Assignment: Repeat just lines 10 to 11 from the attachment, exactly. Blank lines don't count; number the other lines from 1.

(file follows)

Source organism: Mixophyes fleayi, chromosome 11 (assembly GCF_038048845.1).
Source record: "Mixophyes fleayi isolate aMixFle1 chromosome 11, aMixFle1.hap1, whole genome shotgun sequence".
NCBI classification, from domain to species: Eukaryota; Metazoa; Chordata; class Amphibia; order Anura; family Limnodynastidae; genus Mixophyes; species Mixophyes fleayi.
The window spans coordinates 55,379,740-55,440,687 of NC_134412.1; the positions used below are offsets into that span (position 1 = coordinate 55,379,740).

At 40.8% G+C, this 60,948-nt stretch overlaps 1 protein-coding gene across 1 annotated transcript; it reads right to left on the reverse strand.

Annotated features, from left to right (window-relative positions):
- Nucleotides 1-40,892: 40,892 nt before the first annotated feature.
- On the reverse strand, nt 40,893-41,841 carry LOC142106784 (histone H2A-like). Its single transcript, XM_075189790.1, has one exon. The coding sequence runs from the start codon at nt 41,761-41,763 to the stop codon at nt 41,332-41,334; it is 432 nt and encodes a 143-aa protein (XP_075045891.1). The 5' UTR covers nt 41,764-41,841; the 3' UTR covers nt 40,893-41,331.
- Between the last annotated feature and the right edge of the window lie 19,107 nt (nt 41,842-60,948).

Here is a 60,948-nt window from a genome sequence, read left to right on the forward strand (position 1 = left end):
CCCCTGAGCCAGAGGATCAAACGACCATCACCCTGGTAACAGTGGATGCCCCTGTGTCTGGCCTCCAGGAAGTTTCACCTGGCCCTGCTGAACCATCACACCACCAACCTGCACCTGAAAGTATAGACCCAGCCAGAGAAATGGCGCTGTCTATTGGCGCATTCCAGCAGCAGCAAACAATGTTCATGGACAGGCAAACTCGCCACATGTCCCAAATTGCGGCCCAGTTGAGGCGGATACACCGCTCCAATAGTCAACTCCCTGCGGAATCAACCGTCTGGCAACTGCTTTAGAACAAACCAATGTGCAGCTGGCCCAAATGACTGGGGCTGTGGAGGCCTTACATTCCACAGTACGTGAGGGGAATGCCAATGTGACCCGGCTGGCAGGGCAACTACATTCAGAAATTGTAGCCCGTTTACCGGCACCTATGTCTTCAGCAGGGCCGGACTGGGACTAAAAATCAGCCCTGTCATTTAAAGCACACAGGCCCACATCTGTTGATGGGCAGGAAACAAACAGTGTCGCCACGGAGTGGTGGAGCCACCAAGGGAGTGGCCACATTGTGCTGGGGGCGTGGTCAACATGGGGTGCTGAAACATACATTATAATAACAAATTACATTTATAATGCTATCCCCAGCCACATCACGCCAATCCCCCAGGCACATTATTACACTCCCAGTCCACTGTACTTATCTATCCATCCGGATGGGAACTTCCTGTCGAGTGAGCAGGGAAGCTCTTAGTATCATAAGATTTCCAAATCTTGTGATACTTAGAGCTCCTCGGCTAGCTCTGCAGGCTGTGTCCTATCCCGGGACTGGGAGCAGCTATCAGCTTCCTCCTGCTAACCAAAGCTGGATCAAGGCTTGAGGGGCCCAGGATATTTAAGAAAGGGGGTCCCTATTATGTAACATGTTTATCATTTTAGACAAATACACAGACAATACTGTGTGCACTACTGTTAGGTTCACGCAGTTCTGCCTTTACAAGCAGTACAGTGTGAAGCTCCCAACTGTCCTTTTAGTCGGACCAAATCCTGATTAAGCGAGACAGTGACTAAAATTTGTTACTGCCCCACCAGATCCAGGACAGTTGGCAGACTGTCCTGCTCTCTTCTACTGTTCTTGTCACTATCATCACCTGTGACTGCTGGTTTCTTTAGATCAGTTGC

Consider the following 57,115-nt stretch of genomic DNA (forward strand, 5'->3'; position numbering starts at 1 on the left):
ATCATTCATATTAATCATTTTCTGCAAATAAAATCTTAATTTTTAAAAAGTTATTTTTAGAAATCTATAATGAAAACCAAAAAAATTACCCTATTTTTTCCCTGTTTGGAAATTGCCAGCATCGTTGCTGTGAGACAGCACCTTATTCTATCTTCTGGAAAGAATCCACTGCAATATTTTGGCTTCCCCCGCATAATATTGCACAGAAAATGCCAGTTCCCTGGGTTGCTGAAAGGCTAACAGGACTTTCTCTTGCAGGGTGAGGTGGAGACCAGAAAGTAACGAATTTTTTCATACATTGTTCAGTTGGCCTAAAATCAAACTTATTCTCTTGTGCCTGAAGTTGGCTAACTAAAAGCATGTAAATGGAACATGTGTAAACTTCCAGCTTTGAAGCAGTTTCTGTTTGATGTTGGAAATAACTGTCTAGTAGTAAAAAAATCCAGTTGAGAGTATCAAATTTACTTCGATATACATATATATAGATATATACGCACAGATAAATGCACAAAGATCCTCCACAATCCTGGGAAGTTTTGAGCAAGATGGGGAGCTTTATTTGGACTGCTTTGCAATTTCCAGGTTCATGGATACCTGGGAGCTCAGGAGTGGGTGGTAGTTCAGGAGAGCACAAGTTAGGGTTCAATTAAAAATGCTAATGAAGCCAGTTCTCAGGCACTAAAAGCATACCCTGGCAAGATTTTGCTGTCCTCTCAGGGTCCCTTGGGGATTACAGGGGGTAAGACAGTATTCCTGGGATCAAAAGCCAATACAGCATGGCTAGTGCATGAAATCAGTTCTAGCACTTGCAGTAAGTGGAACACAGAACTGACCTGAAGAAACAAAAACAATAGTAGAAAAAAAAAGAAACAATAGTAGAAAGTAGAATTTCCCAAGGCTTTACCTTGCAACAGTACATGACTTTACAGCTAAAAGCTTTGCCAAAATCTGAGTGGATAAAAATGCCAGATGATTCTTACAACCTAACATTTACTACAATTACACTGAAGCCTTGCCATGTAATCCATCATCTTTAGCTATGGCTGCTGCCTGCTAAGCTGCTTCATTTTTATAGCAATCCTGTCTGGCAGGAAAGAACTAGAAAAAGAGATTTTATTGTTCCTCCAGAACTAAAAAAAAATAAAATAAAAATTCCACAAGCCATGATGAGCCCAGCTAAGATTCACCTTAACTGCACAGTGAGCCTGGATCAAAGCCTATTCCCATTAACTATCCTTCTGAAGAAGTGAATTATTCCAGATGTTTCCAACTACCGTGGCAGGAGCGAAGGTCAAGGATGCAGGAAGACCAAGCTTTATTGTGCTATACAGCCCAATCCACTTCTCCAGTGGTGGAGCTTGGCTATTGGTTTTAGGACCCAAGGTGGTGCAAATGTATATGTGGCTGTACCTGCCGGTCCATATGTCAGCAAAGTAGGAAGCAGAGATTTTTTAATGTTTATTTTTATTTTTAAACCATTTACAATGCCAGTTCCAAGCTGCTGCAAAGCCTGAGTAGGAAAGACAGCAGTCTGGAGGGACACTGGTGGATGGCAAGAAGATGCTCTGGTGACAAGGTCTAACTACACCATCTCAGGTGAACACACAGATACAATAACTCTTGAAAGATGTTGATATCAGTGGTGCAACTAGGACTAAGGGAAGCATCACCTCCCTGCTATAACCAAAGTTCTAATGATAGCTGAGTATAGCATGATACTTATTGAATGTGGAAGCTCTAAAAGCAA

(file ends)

Here is a 60,948-nt window from a genome sequence, read left to right on the forward strand (position 1 = left end):
CCCCTGAGCCAGAGGATCAAACGACCATCACCCTGGTAACAGTGGATGCCCCTGTGTCTGGCCTCCAGGAAGTTTCACCTGGCCCTGCTGAACCATCACACCACCAACCTGCACCTGAAAGTATAGACCCAGCCAGAGAAATGGCGCTGTCTATTGGCGCATTCCAGCAGCAGCAAACAATGTTCATGGACAGGCAAACTCGCCACATGTCCCAAATTGCGGCCCAGTTGAGGCGGATACACCGCTCCAATAGTCAACTCCCTGCGGAATCAACCGTCTGGCAACTGCTTTAGAACAAACCAATGTGCAGCTGGCCCAAATGACTGGGGCTGTGGAGGCCTTACATTCCACAGTACGTGAGGGGAATGCCAATGTGACCCGGCTGGCAGGGCAACTACATTCAGAAATTGTAGCCCGTTTACCGGCACCTATGTCTTCAGCAGGGCCGGACTGGGACTAAAAATCAGCCCTGTCATTTAAAGCACACAGGCCCACATCTGTTGATGGGCAGGAAACAAACAGTGTCGCCACGGAGTGGTGGAGCCACCAAGGGAGTGGCCACATTGTGCTGGGGGCGTGGTCAACATGGGGTGCTGAAACATACATTATAATAACAAATTACATTTATAATGCTATCCCCAGCCACATCACGCCAATCCCCCAGGCACATTATTACACTCCCAGTCCACTGTACTTATCTATCCATCCGGATGGGAACTTCCTGTCGAGTGAGCAGGGAAGCTCTTAGTATCATAAGATTTCCAAATCTTGTGATACTTAGAGCTCCTCGGCTAGCTCTGCAGGCTGTGTCCTATCCCGGGACTGGGAGCAGCTATCAGCTTCCTCCTGCTAACCAAAGCTGGATCAAGGCTTGAGGGGCCCAGGATATTTAAGAAAGGGGGTCCCTATTATGTAACATGTTTATCATTTTAGACAAATACACAGACAATACTGTGTGCACTACTGTTAGGTTCACGCAGTTCTGCCTTTACAAGCAGTACAGTGTGAAGCTCCCAACTGTCCTTTTAGTCGGACCAAATCCTGATTAAGCGAGACAGTGACTAAAATTTGTTACTGCCCCACCAGATCCAGGACAGTTGGCAGACTGTCCTGCTCTCTTCTACTGTTCTTGTCACTATCATCACCTGTGACTGCTGGTTTCTTTAGATCAGTTGC